Friday A/V Club: Woody Allen's Lost Nixon Movie

A mockumentary that PBS wouldn't air


Before you make that joke, think about whether it has already occurred to everyone else.

Forty years ago today, Richard Nixon announced that he would resign as president of the United States. In honor of that happy occasion, I'm posting a peculiar film that Woody Allen made for public television in 1971, called Men of Crisis: The Harvey Wallinger Story. The mockumentary mixes real footage of Nixon and other pols with material starring Allen as "Harvey Wallinger," a name whose resemblace to "Henry Kissinger" is no coincidence. Allen threw the movie together in just a few weeks, and it shows; the topical humor here is hit-and-miss. But the biggest gag isn't really political at all. It's the fact that Woody Allen plays Henry Kissinger as a stock Woody Allen character, all nebbishy and neurotic.

Note: I said Allen made this for public television. I didn't say public television broadcast it. As a 1997 article in The New York Times reports, higher-ups in the network

sent messages to their member stations saying that while PBS would not distribute the film, the stations were free to broadcast it. But they cautioned that there might be legal issues involved that could jeopardize the stations' licenses. These included equal-time regulations for other Presidential candidates, as well for people like Mrs. Nixon who were portrayed critically in the film.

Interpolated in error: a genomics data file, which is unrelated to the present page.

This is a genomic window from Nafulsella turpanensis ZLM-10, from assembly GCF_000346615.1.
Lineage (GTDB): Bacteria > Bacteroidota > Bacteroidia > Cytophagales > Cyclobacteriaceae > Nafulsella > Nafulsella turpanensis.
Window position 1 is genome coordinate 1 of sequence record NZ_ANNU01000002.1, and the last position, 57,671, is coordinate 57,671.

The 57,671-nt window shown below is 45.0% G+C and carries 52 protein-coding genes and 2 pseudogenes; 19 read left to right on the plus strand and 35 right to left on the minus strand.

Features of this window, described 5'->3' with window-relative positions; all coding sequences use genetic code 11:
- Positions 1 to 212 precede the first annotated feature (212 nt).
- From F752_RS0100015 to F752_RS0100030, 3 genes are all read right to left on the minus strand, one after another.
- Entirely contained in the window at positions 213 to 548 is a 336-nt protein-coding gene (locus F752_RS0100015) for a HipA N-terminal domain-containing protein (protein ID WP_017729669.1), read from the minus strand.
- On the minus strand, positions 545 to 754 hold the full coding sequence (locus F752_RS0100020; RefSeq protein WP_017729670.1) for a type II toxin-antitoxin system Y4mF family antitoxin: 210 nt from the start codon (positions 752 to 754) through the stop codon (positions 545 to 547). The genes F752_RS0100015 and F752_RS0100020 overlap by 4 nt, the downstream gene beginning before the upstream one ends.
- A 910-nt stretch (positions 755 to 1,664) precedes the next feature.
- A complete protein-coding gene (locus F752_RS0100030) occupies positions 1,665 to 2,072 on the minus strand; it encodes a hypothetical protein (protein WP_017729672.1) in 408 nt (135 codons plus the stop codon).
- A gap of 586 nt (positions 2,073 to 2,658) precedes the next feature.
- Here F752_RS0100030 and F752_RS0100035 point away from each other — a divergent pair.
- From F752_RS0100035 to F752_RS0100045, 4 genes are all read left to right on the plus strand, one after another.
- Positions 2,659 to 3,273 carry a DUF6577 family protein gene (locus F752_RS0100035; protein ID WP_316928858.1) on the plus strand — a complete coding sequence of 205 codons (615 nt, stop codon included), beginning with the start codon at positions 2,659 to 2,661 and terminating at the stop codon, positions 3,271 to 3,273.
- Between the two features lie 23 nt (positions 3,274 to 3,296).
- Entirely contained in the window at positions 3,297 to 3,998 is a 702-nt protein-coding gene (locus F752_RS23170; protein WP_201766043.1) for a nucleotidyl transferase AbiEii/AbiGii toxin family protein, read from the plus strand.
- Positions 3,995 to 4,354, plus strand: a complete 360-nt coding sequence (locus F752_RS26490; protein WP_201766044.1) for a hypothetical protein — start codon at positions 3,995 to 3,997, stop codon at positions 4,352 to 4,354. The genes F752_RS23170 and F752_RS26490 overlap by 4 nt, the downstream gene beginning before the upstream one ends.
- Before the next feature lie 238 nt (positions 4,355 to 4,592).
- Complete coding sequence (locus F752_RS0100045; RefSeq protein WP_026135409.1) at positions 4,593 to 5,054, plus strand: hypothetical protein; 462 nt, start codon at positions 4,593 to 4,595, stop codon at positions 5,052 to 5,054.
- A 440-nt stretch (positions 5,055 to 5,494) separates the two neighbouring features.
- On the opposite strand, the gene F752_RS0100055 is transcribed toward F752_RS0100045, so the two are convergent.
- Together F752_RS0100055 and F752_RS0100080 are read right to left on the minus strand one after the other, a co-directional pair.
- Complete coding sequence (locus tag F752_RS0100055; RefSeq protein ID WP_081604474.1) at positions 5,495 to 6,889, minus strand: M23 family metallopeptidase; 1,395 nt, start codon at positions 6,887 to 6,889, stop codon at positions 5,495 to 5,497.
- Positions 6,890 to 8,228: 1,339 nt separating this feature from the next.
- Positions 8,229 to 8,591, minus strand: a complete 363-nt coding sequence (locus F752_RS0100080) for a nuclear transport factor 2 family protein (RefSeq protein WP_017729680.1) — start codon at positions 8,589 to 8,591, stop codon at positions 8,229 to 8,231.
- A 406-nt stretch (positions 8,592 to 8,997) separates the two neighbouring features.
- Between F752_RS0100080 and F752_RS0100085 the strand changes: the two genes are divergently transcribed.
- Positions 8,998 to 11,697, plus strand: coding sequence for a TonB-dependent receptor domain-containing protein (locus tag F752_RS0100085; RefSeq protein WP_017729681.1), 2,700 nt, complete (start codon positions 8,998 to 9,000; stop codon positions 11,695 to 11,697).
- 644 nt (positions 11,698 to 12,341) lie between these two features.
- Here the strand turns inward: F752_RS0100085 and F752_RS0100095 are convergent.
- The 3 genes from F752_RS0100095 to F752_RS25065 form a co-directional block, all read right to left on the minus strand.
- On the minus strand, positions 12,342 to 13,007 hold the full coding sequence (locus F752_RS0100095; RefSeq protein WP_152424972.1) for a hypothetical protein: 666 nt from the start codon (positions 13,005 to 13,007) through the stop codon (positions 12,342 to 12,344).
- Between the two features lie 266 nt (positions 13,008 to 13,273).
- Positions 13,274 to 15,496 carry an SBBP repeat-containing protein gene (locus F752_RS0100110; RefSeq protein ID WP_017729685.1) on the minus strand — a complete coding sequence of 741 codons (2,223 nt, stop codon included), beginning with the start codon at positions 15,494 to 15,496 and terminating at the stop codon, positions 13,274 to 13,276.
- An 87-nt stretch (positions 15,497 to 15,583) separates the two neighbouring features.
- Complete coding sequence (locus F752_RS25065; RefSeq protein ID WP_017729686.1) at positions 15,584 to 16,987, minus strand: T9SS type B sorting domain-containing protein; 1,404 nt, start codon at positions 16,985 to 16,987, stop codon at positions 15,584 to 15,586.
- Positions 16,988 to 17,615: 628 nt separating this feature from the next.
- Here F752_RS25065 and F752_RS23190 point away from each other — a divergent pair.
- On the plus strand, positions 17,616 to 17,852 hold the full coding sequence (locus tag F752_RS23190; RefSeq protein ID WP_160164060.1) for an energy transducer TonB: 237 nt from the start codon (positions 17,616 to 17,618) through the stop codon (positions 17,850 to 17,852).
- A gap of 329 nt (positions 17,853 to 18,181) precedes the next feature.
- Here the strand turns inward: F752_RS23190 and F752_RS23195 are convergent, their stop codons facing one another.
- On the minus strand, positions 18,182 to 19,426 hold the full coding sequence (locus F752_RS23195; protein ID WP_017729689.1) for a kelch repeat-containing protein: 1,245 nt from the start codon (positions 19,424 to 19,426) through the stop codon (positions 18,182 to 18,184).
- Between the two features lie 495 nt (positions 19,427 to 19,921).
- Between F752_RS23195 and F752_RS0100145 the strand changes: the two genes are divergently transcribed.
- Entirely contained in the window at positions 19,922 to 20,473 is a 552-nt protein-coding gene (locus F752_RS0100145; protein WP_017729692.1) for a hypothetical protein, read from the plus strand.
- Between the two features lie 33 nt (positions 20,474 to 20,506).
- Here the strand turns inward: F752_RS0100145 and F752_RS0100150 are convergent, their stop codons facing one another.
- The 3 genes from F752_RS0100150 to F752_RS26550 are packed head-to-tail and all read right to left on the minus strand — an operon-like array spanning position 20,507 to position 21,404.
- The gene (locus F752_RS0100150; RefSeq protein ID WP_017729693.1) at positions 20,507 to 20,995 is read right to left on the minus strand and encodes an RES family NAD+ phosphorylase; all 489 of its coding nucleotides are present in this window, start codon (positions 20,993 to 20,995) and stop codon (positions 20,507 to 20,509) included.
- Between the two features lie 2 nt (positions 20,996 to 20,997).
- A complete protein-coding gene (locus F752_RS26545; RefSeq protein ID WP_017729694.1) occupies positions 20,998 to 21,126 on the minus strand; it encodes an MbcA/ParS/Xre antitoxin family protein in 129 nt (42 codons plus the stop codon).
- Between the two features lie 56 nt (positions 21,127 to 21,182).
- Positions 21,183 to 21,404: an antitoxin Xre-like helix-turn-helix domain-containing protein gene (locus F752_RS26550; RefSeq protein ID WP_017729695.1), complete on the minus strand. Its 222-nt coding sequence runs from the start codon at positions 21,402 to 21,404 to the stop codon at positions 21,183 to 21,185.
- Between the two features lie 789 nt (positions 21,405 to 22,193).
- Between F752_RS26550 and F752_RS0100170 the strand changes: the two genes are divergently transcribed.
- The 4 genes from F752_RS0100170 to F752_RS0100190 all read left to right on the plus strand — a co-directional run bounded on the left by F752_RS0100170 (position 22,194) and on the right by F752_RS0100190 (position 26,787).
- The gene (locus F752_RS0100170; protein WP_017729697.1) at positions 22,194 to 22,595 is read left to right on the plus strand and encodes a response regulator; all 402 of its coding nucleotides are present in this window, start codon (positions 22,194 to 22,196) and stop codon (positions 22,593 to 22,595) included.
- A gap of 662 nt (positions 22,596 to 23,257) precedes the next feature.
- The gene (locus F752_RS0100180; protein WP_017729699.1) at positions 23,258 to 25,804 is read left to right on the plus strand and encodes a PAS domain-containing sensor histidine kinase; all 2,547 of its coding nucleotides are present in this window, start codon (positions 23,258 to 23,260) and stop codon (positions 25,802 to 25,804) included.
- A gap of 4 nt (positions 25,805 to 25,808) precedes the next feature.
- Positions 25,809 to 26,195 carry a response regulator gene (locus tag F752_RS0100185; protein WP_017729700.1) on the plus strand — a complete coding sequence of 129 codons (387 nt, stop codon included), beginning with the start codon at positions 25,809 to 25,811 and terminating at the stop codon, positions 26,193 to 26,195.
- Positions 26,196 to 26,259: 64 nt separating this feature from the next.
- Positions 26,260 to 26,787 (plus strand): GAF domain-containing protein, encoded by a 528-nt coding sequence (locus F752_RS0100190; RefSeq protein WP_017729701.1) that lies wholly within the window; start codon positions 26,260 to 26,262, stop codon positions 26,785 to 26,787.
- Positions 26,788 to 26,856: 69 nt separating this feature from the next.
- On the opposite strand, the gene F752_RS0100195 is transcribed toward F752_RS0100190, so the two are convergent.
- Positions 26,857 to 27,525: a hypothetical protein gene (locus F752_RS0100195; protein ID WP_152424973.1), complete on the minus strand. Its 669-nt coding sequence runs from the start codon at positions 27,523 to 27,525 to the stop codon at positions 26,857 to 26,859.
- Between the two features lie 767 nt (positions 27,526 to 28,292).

Others, however, looked at this reasoning as a smoke screen.

"They were afraid to kill it because they'd look chicken," said [former WNET president James] Day. "But they didn't want to upset the politicians and get their money cut." At the time, public television was especially nervous about losing its Government support, which Nixon had vowed to cut.

Nixon did indeed threaten the Corporation for Public Broadcasting's funding in 1971. As is usually the case in such clashes, his aim wasn't really to reduce the broadcasters' subsidies so much as it was to use the threat of reducing their subsidies to whip them into line. As the reaction to Allen's film shows, Nixon's strategy worked.

For ages it has been just about impossible to see this movie, but it showed up on YouTube last month—and rapidly disappeared. Now it has been uploaded again. Watch it while you can:

Bonus link: If that's what happened when public broadcasters had to answer to Richard Nixon, what do you suppose happened when public broadcasters had to answer to George Wallace?

(For past installments of the Friday A/V Club, go here.)